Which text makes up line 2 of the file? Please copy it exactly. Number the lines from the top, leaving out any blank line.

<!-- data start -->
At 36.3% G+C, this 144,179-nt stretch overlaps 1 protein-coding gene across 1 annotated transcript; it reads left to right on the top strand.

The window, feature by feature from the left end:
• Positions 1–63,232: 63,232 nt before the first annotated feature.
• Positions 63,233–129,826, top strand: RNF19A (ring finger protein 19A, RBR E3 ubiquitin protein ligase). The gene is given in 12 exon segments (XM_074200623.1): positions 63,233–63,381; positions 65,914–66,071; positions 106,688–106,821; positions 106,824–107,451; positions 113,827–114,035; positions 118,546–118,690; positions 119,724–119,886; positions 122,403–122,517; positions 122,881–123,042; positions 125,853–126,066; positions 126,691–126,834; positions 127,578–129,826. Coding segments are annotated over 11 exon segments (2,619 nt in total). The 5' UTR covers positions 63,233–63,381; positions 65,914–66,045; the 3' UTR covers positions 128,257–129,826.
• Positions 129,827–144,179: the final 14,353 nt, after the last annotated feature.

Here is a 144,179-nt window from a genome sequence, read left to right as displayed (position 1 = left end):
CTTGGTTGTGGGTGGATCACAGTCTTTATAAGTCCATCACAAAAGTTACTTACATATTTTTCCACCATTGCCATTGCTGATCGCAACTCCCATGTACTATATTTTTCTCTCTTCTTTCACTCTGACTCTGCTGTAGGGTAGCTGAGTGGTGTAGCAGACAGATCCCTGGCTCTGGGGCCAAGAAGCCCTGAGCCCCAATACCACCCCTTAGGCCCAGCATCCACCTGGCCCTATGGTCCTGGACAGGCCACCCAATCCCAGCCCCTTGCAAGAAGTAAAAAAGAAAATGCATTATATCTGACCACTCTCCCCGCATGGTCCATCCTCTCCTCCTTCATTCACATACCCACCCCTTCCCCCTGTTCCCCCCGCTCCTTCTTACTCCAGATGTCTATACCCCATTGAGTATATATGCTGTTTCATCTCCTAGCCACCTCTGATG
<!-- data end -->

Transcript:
The window, feature by feature from the left end: